Medicare covers dialysis and most treatments that involve end stage renal disease (ESRD) or kidney failure.

When your kidneys can no longer function naturally, your body enters into ESRD. Dialysis is a treatment to help your body function by cleaning your blood when your kidneys stop functioning on their own.

Along with helping your body retain the correct amount of fluids and controlling blood pressure, dialysis helps eliminate harmful waste, fluids, and salt that build up in your body. Although they may help you live longer and feel better, dialysis treatments are not a cure for permanent kidney failure.

Keep reading to learn more about Medicare’s dialysis and treatment coverage, including eligibility and cost.

The eligibility requirements for Medicare are different if your eligibility is based on ESRD.

If you don’t enroll right away

If you’re eligible for Medicare based on ESRD but miss your initial enrollment period, you may be eligible for retroactive coverage of up to 12 months, once you’ve enrolled.

If you’re on dialysis

If you enroll in Medicare based on ESRD and you’re currently on dialysis, your Medicare coverage usually begins on the 1st day of your dialysis treatment’s 4th month. Coverage can start the 1st month if:

  • During the first 3 months of dialysis, you participate in home dialysis training at a Medicare-certified facility.
  • Your doctor indicates that you should finish training so you can do your own dialysis treatments.

If you’re getting a kidney transplant

If you’re admitted to a Medicare-certified hospital for a kidney transplant and the transplant takes place that month or in the next 2 months, Medicare can begin that month.

Medicare coverage can begin 2 months before your transplant if the transplant is delayed more than 2 months after being admitted to the hospital.

If you’re only eligible for Medicare due to permanent kidney failure, your coverage will stop:

  • 12 months after the month dialysis treatments are stopped
  • 36 months following the month you have a kidney transplant

Medicare coverage will resume if:

  • within 12 months after the month, you stop getting dialysis, you start dialysis again or have a kidney transplant
  • within 36 months after the month you get a kidney transplant you get another kidney transplant or start dialysis

Original Medicare (Part A hospital insurance and Part B medical insurance) covers many of the supplies and services needed for dialysis, including:

  • inpatient dialysis treatments: covered by Medicare Part A
  • outpatient dialysis treatments: covered by Medicare Part B
  • outpatient doctors’ services: covered by Medicare Part B
  • home dialysis training: covered by Medicare Part B
  • home dialysis equipment and supplies: covered by Medicare Part B
  • certain home support services: covered by Medicare Part B
  • most drugs for in-facility and at-home dialysis: covered by Medicare Part B
  • other services and supplies, such as laboratory tests: covered by Medicare Part B

Medicare should cover ambulance services to and from your home to the closest dialysis facility if your doctor provides written orders certifying that it’s a medical necessity.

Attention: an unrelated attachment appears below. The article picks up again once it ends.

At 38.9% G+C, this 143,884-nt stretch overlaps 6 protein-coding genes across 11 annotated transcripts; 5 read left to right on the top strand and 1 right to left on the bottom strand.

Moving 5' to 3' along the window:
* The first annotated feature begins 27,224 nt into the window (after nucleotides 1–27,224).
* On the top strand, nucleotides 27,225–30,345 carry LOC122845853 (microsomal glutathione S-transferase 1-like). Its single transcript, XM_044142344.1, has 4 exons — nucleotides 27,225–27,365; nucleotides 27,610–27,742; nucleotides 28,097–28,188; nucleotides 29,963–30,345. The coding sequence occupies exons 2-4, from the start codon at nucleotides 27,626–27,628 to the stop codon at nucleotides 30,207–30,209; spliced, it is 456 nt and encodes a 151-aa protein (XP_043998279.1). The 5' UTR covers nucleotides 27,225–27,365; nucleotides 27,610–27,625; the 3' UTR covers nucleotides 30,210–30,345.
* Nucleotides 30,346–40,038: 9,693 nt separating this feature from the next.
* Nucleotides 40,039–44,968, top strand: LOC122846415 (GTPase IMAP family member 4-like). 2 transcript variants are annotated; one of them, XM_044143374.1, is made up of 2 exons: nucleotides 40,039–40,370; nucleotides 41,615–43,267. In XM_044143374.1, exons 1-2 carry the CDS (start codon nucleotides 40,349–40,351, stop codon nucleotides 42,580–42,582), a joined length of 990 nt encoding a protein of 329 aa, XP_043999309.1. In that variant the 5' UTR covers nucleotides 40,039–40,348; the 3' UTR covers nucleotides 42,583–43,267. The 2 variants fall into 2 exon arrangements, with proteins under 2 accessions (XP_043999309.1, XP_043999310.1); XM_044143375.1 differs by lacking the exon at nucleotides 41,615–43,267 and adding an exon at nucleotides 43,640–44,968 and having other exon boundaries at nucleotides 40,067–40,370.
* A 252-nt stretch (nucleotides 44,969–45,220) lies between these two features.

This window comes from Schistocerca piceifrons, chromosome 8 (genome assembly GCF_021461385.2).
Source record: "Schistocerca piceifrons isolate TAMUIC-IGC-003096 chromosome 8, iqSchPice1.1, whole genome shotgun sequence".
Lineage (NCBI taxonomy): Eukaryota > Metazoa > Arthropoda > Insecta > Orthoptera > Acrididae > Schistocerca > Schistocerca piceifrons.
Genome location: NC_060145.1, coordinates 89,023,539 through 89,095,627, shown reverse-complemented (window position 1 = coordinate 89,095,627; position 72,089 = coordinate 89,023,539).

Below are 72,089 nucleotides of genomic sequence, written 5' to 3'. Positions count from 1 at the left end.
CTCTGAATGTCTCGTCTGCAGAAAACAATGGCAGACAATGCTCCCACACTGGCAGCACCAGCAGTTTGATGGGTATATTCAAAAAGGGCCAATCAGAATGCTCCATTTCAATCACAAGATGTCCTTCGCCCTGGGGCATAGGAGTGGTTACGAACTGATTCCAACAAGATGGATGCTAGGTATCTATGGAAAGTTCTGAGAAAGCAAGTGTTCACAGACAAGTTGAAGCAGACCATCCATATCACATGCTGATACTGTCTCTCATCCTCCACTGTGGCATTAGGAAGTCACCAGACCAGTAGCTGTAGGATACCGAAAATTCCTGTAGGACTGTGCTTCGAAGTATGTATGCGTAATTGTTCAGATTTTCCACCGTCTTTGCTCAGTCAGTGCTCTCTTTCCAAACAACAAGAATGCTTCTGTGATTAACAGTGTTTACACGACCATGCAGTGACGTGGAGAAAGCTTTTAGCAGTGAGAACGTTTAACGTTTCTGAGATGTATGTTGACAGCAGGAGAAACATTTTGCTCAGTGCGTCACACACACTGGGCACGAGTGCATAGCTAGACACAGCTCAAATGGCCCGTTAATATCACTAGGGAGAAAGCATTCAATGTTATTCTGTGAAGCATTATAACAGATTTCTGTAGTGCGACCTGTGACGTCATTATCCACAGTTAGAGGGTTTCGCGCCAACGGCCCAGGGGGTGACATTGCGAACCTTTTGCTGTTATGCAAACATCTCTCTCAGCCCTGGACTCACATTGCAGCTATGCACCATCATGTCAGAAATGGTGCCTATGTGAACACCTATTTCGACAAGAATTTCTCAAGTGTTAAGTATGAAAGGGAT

Services and supplies not covered by Medicare include:

  • payment for aides to help with home dialysis
  • lost pay during home dialysis training
  • lodging during treatment
  • blood or packed red blood cells for home dialysis (unless included with a doctor’s service)

Medicare Part B covers injectable and intravenous drugs and biologicals and their oral forms provided by the dialysis facility.

Part B does not cover medications that are available only in oral form.

Medicare Part D, which is purchased through a Medicare-approved private insurance company, offers prescription drug coverage that, based on your policy, typically covers this type of medication.

If you get dialysis after being admitted to a hospital, Medicare Part A covers the costs.

Outpatient doctors’ services are covered by Medicare Part B.

You’re responsible for premiums, yearly deductibles, coinsurance, and copays:

  • The annual deductible for Medicare Part A is $1,408 (when admitted to a hospital) in 2020. This covers the first 60 days of hospital care in a benefit period. According to the U.S. Centers for Medicare & Medicare Services, about 99 percent of Medicare beneficiaries do not have a premium for Part A.
  • In 2020, the monthly premium for Medicare Part B is $144.60 and the annual deductible for Medicare Part B is $198. Once those premiums and deductibles are paid, Medicare typically pays 80 percent of the costs and you pay 20 percent.

For home dialysis training services, Medicare typically pays a flat fee to your dialysis facility to supervise home dialysis training.

After the Part B yearly deductible is met, Medicare pays 80 percent of the fee, and the remaining 20 percent is your responsibility.

Most treatments, including dialysis, that involve end stage renal disease (ESRD) or kidney failure are covered by Medicare.

The details regarding coverage of treatments, services and supplies, and your share of the costs can be reviewed with you by your health care team, which includes:

  • doctors
  • nurses
  • social workers
  • dialysis technicians

For more information consider visiting Medicare.gov, or calling 1-800-MEDICARE (1-800-633-4227).